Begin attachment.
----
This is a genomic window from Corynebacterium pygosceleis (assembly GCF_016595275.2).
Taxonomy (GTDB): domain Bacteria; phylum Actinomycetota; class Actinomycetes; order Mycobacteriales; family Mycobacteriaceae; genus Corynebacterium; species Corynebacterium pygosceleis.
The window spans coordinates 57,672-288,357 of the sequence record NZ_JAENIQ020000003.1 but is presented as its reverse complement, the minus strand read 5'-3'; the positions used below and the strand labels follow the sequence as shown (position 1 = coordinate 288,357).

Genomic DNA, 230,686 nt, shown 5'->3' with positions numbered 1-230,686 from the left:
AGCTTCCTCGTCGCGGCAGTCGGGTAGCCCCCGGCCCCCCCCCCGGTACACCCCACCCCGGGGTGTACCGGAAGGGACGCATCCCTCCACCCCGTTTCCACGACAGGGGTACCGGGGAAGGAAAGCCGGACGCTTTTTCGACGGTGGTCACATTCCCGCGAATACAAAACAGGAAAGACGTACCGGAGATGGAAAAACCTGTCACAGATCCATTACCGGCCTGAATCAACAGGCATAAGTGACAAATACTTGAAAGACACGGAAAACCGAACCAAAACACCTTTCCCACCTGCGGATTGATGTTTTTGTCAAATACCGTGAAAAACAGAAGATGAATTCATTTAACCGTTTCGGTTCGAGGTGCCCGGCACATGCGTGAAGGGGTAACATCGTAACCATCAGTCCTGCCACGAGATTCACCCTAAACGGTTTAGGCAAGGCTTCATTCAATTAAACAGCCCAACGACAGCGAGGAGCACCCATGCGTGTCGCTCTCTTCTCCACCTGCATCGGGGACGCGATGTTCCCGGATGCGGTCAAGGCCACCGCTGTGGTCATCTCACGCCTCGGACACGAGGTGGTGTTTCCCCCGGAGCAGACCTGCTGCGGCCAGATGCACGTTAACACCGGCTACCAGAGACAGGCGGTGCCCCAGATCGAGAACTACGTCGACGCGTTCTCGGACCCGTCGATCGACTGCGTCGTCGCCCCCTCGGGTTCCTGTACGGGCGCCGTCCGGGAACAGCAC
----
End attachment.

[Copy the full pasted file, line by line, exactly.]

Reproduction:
This is a genomic window from Corynebacterium pygosceleis (assembly GCF_016595275.2).
Taxonomy (GTDB): domain Bacteria; phylum Actinomycetota; class Actinomycetes; order Mycobacteriales; family Mycobacteriaceae; genus Corynebacterium; species Corynebacterium pygosceleis.
The window spans coordinates 57,672-288,357 of the sequence record NZ_JAENIQ020000003.1 but is presented as its reverse complement, the minus strand read 5'-3'; the positions used below and the strand labels follow the sequence as shown (position 1 = coordinate 288,357).

Genomic DNA, 230,686 nt, shown 5'->3' with positions numbered 1-230,686 from the left:
AGCTTCCTCGTCGCGGCAGTCGGGTAGCCCCCGGCCCCCCCCCCGGTACACCCCACCCCGGGGTGTACCGGAAGGGACGCATCCCTCCACCCCGTTTCCACGACAGGGGTACCGGGGAAGGAAAGCCGGACGCTTTTTCGACGGTGGTCACATTCCCGCGAATACAAAACAGGAAAGACGTACCGGAGATGGAAAAACCTGTCACAGATCCATTACCGGCCTGAATCAACAGGCATAAGTGACAAATACTTGAAAGACACGGAAAACCGAACCAAAACACCTTTCCCACCTGCGGATTGATGTTTTTGTCAAATACCGTGAAAAACAGAAGATGAATTCATTTAACCGTTTCGGTTCGAGGTGCCCGGCACATGCGTGAAGGGGTAACATCGTAACCATCAGTCCTGCCACGAGATTCACCCTAAACGGTTTAGGCAAGGCTTCATTCAATTAAACAGCCCAACGACAGCGAGGAGCACCCATGCGTGTCGCTCTCTTCTCCACCTGCATCGGGGACGCGATGTTCCCGGATGCGGTCAAGGCCACCGCTGTGGTCATCTCACGCCTCGGACACGAGGTGGTGTTTCCCCCGGAGCAGACCTGCTGCGGCCAGATGCACGTTAACACCGGCTACCAGAGACAGGCGGTGCCCCAGATCGAGAACTACGTCGACGCGTTCTCGGACCCGTCGATCGACTGCGTCGTCGCCCCCTCGGGTTCCTGTACGGGCGCCGTCCGGGAACAGCAC